Sld Nld and SLED

SUSE first offered a business desktop version in 2002; this was the SUSE Linux Desktop (SLD), which was based on the code of SLES 8. It was essentially similar to SUSE Personal/Professional 8.1, but had some extra features including a bundled licensed version of CrossOver Office (a commercial version of the Wine Windows emulation software discussed in Chapter 28) and a Citrix client. Take-up was not particularly strong, despite the good publicity that came out of the Munich announcement. There was also a very sensible caution on the part of the SUSE marketing team who did not want to over-hype the product, leading to unfulfilled expectations or disappointment. The explicit statement was made that SLD was not for everyone, and then, as now, the market sectors most suited to the product were identified and clearly stated.

Following the release of SLES 9, Novell Linux Desktop (NLD) 9 was released. It was based on the SLES 9 code base, but with recent versions of the KDE and GNOME desktops included, and a great deal of attention paid to usability issues. In particular, the version of OpenOffice.org included with NLD 9 (OpenOffice.org Novell edition) was set up to take on the native appearance of whichever desktop environment it was running in. NLD 9 included support for Novell's ZENworks Linux Management (ZLM) and one or two Novell-specific tools including an iFolder client.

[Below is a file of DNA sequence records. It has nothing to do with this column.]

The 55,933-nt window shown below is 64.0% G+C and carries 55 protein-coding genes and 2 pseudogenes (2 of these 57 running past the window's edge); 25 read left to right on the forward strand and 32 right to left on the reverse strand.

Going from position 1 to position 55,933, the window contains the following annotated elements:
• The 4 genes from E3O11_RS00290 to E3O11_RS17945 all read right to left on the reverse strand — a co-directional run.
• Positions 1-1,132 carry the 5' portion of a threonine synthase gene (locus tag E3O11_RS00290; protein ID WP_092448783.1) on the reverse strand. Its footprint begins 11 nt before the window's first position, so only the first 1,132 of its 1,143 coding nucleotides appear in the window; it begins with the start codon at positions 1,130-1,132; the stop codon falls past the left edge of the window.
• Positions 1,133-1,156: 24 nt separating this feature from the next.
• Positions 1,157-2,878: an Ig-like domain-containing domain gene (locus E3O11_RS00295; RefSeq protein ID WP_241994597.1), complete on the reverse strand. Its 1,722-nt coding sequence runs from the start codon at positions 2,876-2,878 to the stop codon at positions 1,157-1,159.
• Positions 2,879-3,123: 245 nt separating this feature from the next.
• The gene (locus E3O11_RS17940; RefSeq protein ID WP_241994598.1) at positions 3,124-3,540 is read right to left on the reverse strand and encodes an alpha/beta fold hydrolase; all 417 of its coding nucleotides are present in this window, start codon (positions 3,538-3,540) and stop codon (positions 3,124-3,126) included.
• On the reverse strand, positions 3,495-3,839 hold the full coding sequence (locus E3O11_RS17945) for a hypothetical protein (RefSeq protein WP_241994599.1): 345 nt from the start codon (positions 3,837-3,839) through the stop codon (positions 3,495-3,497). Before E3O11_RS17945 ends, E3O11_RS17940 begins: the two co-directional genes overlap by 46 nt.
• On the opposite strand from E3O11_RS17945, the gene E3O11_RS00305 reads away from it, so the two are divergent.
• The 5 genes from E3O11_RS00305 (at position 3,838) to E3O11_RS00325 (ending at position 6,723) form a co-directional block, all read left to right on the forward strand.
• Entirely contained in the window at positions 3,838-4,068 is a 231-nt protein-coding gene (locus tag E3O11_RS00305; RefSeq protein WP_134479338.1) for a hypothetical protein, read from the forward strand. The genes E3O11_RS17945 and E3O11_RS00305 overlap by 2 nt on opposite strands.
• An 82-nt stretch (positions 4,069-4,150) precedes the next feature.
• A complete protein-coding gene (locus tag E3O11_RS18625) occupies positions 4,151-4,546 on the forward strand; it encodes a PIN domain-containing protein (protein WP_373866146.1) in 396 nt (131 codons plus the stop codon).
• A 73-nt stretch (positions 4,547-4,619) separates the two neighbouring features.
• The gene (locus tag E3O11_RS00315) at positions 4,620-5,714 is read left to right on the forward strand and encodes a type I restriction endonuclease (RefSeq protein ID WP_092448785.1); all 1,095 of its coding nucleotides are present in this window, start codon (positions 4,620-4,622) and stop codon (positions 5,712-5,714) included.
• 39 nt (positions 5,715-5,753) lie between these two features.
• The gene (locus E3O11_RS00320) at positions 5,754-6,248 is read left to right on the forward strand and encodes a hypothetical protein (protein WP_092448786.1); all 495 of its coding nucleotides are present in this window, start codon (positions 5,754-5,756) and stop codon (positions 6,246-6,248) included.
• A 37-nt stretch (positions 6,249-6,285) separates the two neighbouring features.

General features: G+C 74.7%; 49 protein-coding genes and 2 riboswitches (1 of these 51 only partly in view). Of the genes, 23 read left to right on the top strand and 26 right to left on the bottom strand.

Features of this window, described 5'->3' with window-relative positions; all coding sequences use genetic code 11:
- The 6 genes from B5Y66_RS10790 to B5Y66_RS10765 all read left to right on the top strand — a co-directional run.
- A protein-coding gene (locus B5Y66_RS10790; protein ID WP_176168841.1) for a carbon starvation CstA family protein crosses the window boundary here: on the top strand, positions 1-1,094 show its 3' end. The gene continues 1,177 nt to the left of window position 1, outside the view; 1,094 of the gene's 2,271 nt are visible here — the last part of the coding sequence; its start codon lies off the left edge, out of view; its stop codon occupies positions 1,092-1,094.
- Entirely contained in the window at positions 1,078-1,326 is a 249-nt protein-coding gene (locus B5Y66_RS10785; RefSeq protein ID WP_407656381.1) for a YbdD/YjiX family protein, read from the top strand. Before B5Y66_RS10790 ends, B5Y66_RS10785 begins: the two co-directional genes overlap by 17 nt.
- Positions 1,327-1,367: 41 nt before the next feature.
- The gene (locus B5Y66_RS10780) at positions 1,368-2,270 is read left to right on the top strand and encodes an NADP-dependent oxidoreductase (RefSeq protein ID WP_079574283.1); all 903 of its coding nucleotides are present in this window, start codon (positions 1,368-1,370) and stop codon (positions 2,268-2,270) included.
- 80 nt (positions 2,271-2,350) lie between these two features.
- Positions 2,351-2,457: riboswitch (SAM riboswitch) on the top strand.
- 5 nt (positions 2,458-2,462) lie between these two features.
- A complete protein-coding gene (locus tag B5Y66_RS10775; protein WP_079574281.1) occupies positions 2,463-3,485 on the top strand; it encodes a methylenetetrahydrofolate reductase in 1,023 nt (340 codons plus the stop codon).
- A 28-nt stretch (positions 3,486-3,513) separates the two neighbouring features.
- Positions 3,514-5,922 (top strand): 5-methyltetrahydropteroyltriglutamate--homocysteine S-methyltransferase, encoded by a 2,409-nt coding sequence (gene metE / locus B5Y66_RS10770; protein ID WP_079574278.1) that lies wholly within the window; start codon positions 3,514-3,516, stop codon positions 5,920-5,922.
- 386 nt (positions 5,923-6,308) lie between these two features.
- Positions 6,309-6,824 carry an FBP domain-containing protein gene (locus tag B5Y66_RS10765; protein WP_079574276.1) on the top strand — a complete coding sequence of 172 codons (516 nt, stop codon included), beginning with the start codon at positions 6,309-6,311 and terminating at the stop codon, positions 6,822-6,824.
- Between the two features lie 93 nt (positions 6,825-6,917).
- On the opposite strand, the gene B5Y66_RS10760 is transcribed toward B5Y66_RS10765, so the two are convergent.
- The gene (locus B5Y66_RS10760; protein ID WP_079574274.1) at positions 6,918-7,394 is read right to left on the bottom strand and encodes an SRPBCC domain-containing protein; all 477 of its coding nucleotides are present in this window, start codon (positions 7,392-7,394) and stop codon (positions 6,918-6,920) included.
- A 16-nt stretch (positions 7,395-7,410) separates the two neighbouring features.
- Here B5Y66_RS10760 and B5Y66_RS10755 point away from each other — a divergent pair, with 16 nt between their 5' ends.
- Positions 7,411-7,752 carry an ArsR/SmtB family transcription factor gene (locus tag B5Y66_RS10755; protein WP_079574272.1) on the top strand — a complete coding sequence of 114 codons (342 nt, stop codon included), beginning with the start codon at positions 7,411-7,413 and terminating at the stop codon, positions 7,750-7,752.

SLES 10 and SLED 10 were released at the same time. SLED 10 marked a big step forward in terms of usability for naive users, and also generated a great deal of interest because it included XGL and the "desktop effects.'' SLES 10 and SLED 10 are built on a common code base and updates for common packages are issued for them simultaneously. Naturally they have different package sets befitting their different purposes, but binary compatibility ensures that packages from SLES 10 can run on SLED and vice versa.

SLED's installation is essentially similar to any other SUSE Linux version. There is a choice at the start of the installation between a GNOME and a KDE desktop. The default is GNOME, and the GNOME desktop is slightly more polished and integrated with the system than KDE.

The distinguishing feature of SLED (as with SLES) is the long-term support. SLED 10 was introduced in July 2006 and will be supported by Novell until July 2011, with extended support for another two years after that.

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